Heterossexualidade/estatística & dados numéricos , Homossexualidade Masculina/estatística & dados numéricos , Programas de Rastreamento/métodos , Vigilância da População/métodos , Doenças Bacterianas Sexualmente Transmissíveis/epidemiologia , Adulto , Feminino , França/epidemiologia , Gonorreia/diagnóstico , Gonorreia/epidemiologia , Humanos , Linfogranuloma Venéreo/diagnóstico , Linfogranuloma Venéreo/epidemiologia , Masculino , Vigilância de Evento Sentinela , Doenças Bacterianas Sexualmente Transmissíveis/diagnóstico , Sífilis/diagnóstico , Sífilis/epidemiologia
20.
Sex Transm Dis ; 46(1): 25-30, 2019 01.
Artigo em Inglês | MEDLINE | ID: mdl-30044334

RESUMO

BACKGROUND: Prevention of bacterial sexually transmitted infections (STIs) among men who have sex with men (MSM) requires timely disease detection, but this is complicated by asymptomatic infection. We estimated screening/testing rates by symptomatic status to evaluate adherence to Centers for Disease Control and Prevention STI screening guidelines. METHODS: In a cross-sectional study of 2572 US MSM aged 15 to 65 years in 2017 to 2018, we measured the reported number of asymptomatic STI screens in the past 2 years versus tests prompted by disease symptoms. Using negative binominal regression within a hierarchical Bayesian framework, we estimated yearly rates of asymptomatic screening and symptomatic testing by geographic, demographic, and behavioral factors. RESULTS: Human immunodeficiency virus (HIV) status was most strongly associated with all testing/screening frequency (incidence rate ratio [IRR], 1.72; 95% credible interval [Crl], 1.49, 1.97). The HIV-uninfected MSM had 0.14 (95% credible interval [CrI], 0.12-0.17) symptomatic tests and 0.88 (95% CrI, 0.77-1.01) asymptomatic screens per year. The HIV-infected MSM had 0.25 (95% CrI, 0.18-0.35) symptomatic tests and 1.53 (95% CrI, 1.24-1.88) asymptomatic screens per year. Rates of asymptomatic screening were higher among black compared with white MSM (IRR, 1.41; 95% CrI, 1.15-1.73), but weakly associated with number of past-year sexual partners (IRR, 1.01; 95% CrI, 1.00-1.01). Overall, 85% to 90% of diagnostic events were asymptomatic screens. CONCLUSIONS: Self-reported rates of STI screening were close to Centers for Disease Control and Prevention's recommended overall annual screening frequency, but with gaps defined by demographics and behavioral risk. Targeted screening efforts may be indicated specifically for younger MSM and those with multiple partners.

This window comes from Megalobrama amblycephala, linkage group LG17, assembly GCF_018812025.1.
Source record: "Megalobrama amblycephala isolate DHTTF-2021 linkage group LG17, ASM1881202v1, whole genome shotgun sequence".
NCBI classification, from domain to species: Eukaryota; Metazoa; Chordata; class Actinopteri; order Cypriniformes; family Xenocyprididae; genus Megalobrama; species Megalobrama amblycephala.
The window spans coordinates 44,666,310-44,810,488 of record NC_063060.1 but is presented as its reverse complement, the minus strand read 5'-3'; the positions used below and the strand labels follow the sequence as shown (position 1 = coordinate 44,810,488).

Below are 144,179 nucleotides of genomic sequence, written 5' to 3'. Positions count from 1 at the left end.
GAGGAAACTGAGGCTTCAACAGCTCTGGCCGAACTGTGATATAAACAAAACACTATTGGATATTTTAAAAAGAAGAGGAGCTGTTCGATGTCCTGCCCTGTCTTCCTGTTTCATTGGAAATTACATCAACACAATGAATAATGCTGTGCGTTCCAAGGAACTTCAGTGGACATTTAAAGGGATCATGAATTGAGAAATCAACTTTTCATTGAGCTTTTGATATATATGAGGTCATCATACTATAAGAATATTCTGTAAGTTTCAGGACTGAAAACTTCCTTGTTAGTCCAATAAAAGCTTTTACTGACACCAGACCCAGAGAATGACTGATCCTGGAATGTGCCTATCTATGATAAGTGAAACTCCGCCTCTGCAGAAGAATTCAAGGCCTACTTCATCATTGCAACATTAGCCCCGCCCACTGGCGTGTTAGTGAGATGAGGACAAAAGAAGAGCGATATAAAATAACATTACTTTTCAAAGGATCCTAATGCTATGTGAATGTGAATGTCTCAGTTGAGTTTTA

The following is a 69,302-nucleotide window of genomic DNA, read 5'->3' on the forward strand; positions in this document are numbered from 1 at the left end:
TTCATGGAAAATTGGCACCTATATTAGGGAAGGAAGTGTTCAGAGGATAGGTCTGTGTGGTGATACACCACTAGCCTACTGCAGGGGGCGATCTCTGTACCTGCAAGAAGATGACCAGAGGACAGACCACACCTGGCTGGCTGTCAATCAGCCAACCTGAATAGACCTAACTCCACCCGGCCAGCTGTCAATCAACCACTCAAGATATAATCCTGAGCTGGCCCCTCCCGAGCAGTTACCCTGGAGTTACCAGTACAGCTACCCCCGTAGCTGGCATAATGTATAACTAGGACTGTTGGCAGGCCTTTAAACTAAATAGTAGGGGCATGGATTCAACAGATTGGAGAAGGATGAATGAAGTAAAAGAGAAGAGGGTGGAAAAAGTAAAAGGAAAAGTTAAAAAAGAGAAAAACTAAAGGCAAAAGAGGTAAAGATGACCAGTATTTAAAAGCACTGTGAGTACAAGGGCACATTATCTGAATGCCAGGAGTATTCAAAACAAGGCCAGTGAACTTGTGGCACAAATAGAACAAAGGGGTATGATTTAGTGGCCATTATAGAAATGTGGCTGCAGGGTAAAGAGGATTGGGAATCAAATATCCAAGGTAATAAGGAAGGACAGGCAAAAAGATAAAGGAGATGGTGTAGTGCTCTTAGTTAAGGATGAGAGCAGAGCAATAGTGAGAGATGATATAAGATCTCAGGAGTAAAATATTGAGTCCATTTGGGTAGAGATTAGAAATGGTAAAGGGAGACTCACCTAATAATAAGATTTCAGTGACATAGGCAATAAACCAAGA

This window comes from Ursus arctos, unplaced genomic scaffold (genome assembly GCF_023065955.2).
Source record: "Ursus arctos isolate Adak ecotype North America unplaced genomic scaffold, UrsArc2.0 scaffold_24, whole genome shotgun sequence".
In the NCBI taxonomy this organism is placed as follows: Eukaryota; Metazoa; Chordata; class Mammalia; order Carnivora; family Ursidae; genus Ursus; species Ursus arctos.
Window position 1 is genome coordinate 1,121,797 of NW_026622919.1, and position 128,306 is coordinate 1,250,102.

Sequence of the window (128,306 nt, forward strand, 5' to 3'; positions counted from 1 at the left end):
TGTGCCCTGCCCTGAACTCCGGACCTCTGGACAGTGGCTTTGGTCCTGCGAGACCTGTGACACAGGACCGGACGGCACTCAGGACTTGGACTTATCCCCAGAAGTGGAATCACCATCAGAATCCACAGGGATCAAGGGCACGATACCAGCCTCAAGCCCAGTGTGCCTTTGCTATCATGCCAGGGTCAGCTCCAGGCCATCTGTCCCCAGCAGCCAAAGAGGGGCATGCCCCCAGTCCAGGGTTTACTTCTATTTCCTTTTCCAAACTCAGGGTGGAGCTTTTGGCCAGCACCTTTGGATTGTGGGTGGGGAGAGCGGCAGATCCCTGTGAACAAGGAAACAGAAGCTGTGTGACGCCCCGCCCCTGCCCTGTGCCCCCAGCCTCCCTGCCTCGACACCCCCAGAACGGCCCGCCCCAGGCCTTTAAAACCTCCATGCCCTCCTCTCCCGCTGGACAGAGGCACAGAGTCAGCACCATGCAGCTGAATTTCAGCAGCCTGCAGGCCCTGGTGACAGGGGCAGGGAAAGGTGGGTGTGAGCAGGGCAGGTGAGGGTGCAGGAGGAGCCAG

Assuntos
Infecções Assintomáticas/epidemiologia , Homossexualidade Masculina , Programas de Rastreamento , Doenças Bacterianas Sexualmente Transmissíveis/diagnóstico , Doenças Bacterianas Sexualmente Transmissíveis/epidemiologia , Adolescente , Adulto , Idoso , Teorema de Bayes , Estudos Transversais , Infecções por HIV/diagnóstico , Humanos , Masculino , Pessoa de Meia-Idade , Comportamento Sexual , Minorias Sexuais e de Gênero , Estados Unidos/epidemiologia , Adulto Jovem